Tuesday, December 4, 2007

What To Fear Most: A McCain Presidency

This just in from Grady Glenn:
Just because a guy's your neighbor and an old friend of the family doesn't me you have to support his bid for the presidency. Today I address in my oped column what all good progressives and non-interventionists should fear most: a McCain presidency.

(The following article was first posted here.)

I recently had the unpleasant experience of reading this article penned by Senators Liebermann and McCain about General Patraeus's "slow victory plan" and the need to stay the course in Iraq.

In a weird sort of way, their argument is quite convincing, and the McCain-Lieberman strategy is perhaps the only viable one if you're goals are the following: to maintain American hegemony over the Arabian peninsula indefinitely, and, eventually, to spread the war into Iran (something neocons McCain and Lieberman, backed by the Israeli lobby, are strongly pushing for).

If these are the goals, then indeed it would make little sense to begin withdrawing troops now.

If, on the other hand, your goal is to make America safe and to prevent further acts of terrorism, then the McCain-Lieberman strategy of a surge in troop numbers and an expansion of conflict is entirely counterproductive.

What progressives and non-interventionist conservatives should now fear most is a McCain presidency, which – now that he has almost total mainstream media sponsorship – is looking more and more inevitable each day.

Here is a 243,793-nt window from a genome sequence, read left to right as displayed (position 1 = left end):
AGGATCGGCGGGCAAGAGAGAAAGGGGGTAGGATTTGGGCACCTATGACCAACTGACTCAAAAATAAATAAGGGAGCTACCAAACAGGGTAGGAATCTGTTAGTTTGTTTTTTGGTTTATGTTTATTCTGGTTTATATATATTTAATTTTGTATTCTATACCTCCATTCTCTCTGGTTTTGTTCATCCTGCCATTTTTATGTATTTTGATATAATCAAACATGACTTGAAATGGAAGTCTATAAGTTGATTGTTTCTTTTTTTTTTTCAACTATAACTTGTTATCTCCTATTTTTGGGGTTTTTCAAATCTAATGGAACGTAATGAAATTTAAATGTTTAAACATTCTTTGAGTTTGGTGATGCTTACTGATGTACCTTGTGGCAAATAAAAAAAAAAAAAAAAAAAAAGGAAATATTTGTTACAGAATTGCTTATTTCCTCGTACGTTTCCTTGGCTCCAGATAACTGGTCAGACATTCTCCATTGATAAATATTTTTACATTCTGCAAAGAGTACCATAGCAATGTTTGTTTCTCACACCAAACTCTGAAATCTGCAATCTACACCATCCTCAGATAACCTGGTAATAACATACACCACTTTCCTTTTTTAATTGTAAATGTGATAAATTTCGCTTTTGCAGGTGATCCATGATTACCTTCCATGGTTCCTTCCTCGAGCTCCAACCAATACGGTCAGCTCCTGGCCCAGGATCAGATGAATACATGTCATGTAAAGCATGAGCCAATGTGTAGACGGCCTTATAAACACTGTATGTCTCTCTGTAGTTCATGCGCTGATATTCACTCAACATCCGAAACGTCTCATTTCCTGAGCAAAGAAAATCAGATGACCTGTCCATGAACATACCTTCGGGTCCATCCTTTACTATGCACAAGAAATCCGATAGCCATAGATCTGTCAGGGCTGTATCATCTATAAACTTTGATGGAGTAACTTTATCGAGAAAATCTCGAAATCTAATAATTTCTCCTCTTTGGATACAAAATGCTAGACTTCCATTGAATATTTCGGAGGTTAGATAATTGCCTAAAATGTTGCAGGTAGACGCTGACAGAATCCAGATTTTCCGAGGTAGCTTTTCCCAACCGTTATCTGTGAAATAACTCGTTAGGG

Just look at the names on his foreign policy staff, which includes a long list of advisors associated with the American Enterprise Institute, including William Kristol, Robert Kagan, Eliot Cohen and other radicals who have been advocating for the last several decades the recolonization of the Middle East.

Also worrying is McCain’s inclusion of Henry Kissinger, who has done this country (and much of the world) only harm for the last 40 years.

And the fact that he is considering for his running mate Senator Lieberman – one of the staunches supporters of an immediate attack on Iran — should scare us even more.

With a Vice President and a foreign policy staff like this, it's hard to imagine my old pal McCain exercising any restraint in issues of war and intervention.

Unlike Ron Paul, McCain has no significant public following to bolster his campaign. But he does seem to have garnered the support of late from the mainstream media — and lucky for him, it is they who have the first and final say in who will reign as the next President of the United States.

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